Vaccine scare doctor loses license

Andrew Wakefield, the British doctor who persuaded parents that the MMR vaccine leads to autism, has lost his medical license for being  “dishonest,” “misleading” and “irresponsible” in his research, writes Tom Chivers in The Telegraph.

There were many large studies carried out, all of which failed to show any link between the vaccine and autism. A 2002 study of 500,000 Danish children in the New England Journal of Medicine found no links  while a 2005 Cochrane Library meta-analysis also came back negative and reminded the world that: “Measles, mumps and rubella are three very dangerous infectious diseases which cause a heavy disease, disability and death burden in the developing world … [T]he impact of mass immunisation on the elimination of the diseases has been demonstrated worldwide.” . . .

. . . MMR was introduced in Britain in 1988. Hundreds of thousands of children were given it. If there is a link, we would expect a sudden rise in autism diagnoses. There was none.

Autism levels were slowly rising beforehand, and continued to rise afterward, although it is not clear how much of that was due to new diagnostic criteria. But there was no step change in 1988 in Britain, or at the time of introduction in other countries.  There is no link between vaccination and autism.

Vaccination rates fell sharplyin Britain after Wakefield’s research — now repudiated — was published. Autism diagnoses have continued to rise. So has the rate of measles, mumps and rubella.

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  1. I haven’t been following this closely, but what was in it for him to skew the findings?

  2. While I do not condone Dr. Wakefield’s ethically questionable deeds, I do feel that he has been vilified beyond what his actions merit. He has been the target of a “witch hunt” for daring to question the status quo on vaccination. The medical establishment wants to make an example out of him to scare off other researchers from trying to publish negative findings about vaccine safety…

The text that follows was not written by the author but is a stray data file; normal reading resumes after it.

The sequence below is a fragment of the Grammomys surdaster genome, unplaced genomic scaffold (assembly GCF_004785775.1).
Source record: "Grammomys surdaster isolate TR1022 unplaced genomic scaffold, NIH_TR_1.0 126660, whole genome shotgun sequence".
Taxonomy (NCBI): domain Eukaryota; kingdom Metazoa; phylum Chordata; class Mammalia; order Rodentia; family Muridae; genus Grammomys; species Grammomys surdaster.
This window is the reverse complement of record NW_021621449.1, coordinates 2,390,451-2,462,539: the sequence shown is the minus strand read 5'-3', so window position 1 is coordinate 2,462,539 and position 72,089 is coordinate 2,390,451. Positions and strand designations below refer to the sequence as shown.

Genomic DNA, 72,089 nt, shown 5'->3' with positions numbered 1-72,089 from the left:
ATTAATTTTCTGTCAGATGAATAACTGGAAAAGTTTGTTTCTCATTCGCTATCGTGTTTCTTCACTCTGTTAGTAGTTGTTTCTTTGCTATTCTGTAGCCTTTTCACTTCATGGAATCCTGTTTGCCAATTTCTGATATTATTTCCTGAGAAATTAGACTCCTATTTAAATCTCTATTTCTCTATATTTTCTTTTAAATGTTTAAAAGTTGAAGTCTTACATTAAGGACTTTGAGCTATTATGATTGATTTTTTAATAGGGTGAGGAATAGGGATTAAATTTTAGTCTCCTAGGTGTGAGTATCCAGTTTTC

3. Bill Leonard says:

    Quick questions, Crimson Wife: Do you have children, and are they vaccinated for anything — polio, for instance? Or, like that noted scientific research commentator, Oprah blabberfest regular, former Playboy Playmate and high school graduate Jenny McCarthy, do you feel that vaccinations are so dangerous that it’s safer to let your kids take their chances without any?

  4. And not just in Britain. I recall reading, a few years ago, about a measles outbreak in Iowa. It was traced back to Britain.

  5. Cynical says:

    Crimson Wife, if you would like a better understanding of just how corrupt Wakefield’s actions were (not just erroneous, actively corrupt), read this 15-page comic:
    It doesn’t even mention the deaths from measles which followed his fake MMR scare. Children are dead and crippled because he wanted to promote his own single vaccine, and had to denigrate MMR to create a market for it. The man has not paid nearly enough; he should be on trial for criminal negligence leading to wrongful death and disability.

  6. Cardinal Fang says:

    Children are dead because of Wakefield, not just children of credulous parents who didn’t vaccinate due to his deceptions, but also children who weren’t vaccinated because they were at risk, immune-compromised or just too young and who caught their fatal disease from a child who should have been vaccinated.

  7. I do vaccinate my children- just on a selective, delayed schedule. My older children had the separate measles, mumps, and rubella shots but the government last year pressured Merck into ceasing production of those. So unless the individual shot becomes available again first, my youngest will get the combo MMR when she’s older & her immune system is stronger.

    The single measles vaccine was around LONG before Dr. Wakefield published his research. That’s what I had as a kid.

  8. Bill Leonard says:

    It’s true the single measles vaccine predates MMR, but not by all that much, methinks — depending, I guess, on how one defines spans of time. As a 67-year-old who had measles and most of the rest back when they were known as childhood diseases, I can tell you they were no fun. I’m glad I missed whooping cough and especially, polio. Regular polio immunizations started thev year I started to high school. My wife is my age and had pretty much the same experience.

    You can damned well bet that our kids got every single immunization available!

  9. I remember having the (red) measles and mumps in the early sixties. Back then they were just childhood diseases, along with chicken pox. Rubella was already regarded as much more serious and a subject of concern, especially for pregnant women, although I don’t remember knowing anyone who actually had it. I wonder if anyone still makes the same distinction. I guess if all are preventable, probably not.

  10. Richard Aubrey says:

    When I was in the Army, I handled hardship discharges as part of a job I had. Saw a lot of rubella in pregnancy. Terrible. That was when I heard about german measles parties. Vaccine for rubella is godsend.